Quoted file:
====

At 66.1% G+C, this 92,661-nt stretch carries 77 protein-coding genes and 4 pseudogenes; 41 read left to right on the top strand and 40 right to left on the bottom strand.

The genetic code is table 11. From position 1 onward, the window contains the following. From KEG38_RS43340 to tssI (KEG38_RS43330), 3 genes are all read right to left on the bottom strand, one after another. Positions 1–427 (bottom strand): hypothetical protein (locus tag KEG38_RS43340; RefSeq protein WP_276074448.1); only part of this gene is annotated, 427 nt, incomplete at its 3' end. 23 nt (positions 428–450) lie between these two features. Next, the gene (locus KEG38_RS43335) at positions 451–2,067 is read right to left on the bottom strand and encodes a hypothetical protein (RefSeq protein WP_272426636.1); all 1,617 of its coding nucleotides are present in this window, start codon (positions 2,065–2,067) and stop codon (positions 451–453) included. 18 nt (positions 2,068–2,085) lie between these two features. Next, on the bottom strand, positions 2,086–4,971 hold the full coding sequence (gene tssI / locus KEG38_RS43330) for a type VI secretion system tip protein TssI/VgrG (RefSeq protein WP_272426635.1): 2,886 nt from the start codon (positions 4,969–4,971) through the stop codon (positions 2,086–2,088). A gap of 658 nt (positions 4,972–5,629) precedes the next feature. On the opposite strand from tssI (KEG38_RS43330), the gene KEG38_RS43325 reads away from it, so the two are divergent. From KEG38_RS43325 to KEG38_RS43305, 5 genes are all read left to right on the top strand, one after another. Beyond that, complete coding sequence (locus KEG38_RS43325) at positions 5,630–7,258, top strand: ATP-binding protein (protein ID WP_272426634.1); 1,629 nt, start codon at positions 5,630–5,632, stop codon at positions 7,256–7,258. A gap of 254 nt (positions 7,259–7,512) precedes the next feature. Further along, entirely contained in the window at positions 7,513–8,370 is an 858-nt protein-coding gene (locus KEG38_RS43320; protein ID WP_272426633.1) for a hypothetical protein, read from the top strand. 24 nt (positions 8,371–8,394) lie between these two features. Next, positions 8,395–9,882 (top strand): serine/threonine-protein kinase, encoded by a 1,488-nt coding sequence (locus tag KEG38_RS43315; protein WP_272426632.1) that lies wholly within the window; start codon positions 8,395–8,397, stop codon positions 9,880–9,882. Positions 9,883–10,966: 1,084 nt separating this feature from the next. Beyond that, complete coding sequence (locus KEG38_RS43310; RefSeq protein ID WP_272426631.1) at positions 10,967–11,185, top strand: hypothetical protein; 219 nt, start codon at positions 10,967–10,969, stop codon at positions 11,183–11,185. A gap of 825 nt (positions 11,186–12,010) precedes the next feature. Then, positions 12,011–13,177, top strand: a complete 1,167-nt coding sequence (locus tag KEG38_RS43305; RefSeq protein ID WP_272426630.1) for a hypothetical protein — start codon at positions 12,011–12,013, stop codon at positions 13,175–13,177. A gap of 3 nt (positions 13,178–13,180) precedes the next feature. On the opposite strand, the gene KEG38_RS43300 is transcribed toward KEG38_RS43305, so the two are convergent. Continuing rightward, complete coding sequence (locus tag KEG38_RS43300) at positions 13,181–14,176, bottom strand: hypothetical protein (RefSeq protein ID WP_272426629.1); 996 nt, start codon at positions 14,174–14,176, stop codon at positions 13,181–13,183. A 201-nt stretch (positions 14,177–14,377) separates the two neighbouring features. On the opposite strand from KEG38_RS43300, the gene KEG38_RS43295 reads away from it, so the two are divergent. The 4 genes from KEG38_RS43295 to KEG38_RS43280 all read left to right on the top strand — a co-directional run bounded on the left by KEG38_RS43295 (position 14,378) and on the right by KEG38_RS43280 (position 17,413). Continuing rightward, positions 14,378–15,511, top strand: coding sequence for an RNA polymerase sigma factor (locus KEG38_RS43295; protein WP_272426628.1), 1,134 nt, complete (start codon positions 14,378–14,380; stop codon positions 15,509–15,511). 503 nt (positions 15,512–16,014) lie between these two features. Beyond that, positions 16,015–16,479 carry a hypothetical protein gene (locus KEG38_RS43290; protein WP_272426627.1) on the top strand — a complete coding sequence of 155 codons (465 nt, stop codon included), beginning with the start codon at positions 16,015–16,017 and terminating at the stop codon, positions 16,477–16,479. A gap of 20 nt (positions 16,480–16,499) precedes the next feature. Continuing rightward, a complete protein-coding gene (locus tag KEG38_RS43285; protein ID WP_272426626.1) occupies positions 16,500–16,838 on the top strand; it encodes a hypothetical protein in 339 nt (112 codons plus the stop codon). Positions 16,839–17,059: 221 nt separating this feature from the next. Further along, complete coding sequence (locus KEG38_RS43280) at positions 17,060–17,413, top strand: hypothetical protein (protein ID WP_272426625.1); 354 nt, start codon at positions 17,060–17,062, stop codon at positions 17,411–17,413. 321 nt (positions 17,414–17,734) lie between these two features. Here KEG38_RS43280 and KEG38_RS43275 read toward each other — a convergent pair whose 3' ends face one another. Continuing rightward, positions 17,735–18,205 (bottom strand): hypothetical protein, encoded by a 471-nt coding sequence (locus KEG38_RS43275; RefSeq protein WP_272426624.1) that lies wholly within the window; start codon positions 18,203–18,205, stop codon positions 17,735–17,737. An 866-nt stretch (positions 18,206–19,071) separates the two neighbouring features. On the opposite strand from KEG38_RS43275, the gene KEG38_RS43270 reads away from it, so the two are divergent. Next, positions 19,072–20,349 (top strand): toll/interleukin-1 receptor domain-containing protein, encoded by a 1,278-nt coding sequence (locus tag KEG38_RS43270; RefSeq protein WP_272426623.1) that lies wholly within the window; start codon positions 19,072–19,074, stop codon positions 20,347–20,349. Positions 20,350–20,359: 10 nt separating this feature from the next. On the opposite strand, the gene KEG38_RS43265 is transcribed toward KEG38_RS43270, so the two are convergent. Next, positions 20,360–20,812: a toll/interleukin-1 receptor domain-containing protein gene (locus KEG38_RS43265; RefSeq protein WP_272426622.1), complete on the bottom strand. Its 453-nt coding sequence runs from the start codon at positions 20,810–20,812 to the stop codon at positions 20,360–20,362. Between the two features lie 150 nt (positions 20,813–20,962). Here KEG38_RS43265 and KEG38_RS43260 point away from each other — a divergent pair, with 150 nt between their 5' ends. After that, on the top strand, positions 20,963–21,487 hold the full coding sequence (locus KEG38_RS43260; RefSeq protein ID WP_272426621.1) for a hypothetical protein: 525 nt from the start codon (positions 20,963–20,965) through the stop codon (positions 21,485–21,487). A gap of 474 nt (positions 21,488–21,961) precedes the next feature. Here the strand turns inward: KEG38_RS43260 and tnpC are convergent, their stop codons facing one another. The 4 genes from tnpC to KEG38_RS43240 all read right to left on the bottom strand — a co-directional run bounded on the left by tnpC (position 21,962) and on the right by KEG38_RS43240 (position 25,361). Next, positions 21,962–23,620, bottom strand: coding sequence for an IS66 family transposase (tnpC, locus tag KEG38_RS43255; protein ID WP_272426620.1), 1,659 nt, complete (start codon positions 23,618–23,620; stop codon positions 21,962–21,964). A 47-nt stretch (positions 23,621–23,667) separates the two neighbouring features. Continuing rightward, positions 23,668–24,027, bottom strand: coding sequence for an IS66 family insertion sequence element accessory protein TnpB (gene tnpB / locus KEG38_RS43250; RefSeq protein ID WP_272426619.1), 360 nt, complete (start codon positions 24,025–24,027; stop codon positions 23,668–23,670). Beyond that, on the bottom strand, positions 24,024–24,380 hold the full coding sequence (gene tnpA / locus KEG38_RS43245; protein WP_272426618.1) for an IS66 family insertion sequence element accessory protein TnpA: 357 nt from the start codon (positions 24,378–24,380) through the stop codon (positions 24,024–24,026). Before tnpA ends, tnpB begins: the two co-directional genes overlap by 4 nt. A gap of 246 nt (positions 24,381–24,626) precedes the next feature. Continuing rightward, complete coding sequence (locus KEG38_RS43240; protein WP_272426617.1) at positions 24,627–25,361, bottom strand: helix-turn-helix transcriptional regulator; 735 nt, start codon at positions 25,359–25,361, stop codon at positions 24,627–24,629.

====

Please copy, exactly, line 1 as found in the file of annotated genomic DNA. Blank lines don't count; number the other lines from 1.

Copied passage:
At 66.1% G+C, this 92,661-nt stretch carries 77 protein-coding genes and 4 pseudogenes; 41 read left to right on the top strand and 40 right to left on the bottom strand.